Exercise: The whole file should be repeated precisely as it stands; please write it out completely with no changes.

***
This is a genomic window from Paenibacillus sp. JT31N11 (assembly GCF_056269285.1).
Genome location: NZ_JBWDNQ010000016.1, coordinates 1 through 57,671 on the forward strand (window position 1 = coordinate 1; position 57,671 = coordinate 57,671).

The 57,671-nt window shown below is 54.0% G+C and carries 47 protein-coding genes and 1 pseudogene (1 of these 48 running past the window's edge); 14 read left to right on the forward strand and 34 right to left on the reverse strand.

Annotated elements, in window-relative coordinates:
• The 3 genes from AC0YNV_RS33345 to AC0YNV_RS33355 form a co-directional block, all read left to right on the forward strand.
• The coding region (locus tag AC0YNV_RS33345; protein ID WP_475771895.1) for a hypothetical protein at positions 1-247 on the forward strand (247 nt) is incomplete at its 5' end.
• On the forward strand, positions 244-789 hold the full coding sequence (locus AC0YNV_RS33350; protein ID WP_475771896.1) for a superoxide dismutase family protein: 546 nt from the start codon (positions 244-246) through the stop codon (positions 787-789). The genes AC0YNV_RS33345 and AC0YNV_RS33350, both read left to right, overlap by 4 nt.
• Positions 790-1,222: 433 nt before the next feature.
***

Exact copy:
This is a genomic window from Paenibacillus sp. JT31N11 (assembly GCF_056269285.1).
Genome location: NZ_JBWDNQ010000016.1, coordinates 1 through 57,671 on the forward strand (window position 1 = coordinate 1; position 57,671 = coordinate 57,671).

The 57,671-nt window shown below is 54.0% G+C and carries 47 protein-coding genes and 1 pseudogene (1 of these 48 running past the window's edge); 14 read left to right on the forward strand and 34 right to left on the reverse strand.

Annotated elements, in window-relative coordinates:
• The 3 genes from AC0YNV_RS33345 to AC0YNV_RS33355 form a co-directional block, all read left to right on the forward strand.
• The coding region (locus tag AC0YNV_RS33345; protein ID WP_475771895.1) for a hypothetical protein at positions 1-247 on the forward strand (247 nt) is incomplete at its 5' end.
• On the forward strand, positions 244-789 hold the full coding sequence (locus AC0YNV_RS33350; protein ID WP_475771896.1) for a superoxide dismutase family protein: 546 nt from the start codon (positions 244-246) through the stop codon (positions 787-789). The genes AC0YNV_RS33345 and AC0YNV_RS33350, both read left to right, overlap by 4 nt.
• Positions 790-1,222: 433 nt before the next feature.